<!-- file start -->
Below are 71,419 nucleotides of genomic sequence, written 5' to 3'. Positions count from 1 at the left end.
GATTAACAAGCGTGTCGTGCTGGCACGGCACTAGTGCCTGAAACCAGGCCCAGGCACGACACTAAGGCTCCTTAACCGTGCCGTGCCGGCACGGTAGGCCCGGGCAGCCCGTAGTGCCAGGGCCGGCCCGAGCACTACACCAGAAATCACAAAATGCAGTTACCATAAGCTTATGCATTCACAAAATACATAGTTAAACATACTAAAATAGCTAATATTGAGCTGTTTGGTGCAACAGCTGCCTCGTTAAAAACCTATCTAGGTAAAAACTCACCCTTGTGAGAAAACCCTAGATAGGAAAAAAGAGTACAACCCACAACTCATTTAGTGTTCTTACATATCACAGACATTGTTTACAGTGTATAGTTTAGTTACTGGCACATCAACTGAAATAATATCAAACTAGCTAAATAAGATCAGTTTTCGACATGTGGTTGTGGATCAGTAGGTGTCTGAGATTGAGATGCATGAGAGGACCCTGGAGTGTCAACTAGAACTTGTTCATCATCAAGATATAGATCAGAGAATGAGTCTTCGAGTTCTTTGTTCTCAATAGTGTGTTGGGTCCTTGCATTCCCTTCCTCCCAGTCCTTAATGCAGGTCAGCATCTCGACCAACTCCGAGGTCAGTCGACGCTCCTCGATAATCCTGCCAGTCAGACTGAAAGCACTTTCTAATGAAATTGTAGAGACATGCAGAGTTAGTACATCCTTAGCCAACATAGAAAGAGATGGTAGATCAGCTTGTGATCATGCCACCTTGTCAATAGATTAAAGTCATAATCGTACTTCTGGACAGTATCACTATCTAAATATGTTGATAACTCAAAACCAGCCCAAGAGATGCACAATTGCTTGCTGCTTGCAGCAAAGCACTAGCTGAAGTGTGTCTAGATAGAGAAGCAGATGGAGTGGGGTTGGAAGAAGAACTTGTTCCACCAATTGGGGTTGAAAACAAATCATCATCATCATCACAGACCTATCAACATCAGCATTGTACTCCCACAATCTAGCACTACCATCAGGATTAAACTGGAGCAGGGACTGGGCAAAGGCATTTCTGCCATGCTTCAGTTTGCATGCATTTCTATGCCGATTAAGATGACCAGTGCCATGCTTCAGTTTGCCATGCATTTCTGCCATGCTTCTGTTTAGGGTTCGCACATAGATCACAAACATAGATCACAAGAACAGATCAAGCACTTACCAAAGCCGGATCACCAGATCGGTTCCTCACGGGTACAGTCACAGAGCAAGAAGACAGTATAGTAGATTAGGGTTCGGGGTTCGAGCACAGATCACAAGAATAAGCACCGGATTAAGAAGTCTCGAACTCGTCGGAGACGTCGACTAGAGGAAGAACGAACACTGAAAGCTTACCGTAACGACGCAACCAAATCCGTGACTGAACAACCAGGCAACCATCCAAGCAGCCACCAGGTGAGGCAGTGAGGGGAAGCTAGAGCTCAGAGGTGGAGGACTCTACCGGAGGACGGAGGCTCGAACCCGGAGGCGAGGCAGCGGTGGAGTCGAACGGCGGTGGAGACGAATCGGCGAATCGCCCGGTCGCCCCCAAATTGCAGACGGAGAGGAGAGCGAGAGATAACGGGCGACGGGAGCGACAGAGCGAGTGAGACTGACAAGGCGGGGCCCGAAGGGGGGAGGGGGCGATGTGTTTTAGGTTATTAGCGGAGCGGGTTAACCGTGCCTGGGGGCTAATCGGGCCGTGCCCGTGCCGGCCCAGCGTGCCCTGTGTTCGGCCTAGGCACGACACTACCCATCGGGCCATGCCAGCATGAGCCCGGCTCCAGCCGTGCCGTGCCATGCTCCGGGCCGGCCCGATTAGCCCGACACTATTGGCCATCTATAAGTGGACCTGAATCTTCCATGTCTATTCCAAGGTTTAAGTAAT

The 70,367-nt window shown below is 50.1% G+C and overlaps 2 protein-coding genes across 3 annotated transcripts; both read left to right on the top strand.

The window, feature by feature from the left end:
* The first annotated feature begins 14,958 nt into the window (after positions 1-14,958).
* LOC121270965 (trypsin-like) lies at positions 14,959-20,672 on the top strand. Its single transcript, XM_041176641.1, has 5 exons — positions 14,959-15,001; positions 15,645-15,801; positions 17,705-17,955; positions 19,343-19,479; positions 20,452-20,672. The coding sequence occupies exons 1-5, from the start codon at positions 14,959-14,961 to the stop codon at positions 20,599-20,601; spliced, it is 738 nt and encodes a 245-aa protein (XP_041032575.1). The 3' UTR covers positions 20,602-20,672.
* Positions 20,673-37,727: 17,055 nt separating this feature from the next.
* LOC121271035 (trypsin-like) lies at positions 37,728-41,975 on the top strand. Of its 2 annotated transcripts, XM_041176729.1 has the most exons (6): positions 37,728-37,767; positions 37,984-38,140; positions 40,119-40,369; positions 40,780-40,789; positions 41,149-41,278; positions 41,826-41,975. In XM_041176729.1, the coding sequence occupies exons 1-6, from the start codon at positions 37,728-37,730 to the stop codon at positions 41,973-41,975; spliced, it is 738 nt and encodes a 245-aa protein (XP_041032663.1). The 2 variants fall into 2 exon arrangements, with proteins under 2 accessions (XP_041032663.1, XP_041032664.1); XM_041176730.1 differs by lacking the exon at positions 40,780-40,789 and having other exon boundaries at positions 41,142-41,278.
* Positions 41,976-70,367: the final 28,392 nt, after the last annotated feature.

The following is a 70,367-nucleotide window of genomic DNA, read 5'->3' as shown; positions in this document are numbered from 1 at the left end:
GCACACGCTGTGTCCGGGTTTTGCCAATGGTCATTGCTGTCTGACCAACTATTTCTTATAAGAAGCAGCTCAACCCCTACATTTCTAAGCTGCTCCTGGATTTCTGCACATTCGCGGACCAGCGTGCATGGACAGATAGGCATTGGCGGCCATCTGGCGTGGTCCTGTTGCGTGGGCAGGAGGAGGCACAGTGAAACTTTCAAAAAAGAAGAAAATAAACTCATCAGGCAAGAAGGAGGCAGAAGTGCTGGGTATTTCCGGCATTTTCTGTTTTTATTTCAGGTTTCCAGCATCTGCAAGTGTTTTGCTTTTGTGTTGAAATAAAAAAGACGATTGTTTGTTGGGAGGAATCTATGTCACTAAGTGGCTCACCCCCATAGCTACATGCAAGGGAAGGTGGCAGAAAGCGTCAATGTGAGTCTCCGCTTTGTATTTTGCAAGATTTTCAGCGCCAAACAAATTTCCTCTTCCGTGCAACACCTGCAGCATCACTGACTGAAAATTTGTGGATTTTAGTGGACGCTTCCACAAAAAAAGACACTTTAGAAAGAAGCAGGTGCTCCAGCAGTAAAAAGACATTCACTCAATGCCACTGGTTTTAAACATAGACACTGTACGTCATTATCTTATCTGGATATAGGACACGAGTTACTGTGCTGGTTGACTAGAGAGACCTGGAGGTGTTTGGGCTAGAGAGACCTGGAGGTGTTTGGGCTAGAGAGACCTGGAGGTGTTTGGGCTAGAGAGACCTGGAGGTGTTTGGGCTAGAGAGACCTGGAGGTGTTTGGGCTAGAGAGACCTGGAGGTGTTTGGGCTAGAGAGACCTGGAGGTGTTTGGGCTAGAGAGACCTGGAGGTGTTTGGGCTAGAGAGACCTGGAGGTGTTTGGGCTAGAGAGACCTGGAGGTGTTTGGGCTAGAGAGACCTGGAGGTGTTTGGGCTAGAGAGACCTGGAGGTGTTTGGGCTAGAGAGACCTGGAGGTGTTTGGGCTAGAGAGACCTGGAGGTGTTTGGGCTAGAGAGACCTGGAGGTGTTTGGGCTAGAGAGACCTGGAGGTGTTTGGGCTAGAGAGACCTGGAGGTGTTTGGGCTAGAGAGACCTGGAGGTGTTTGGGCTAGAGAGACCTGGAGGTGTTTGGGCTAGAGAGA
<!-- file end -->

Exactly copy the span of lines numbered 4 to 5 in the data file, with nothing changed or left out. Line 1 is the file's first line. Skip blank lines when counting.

The window, feature by feature from the left end:
* The first annotated feature begins 14,958 nt into the window (after positions 1-14,958).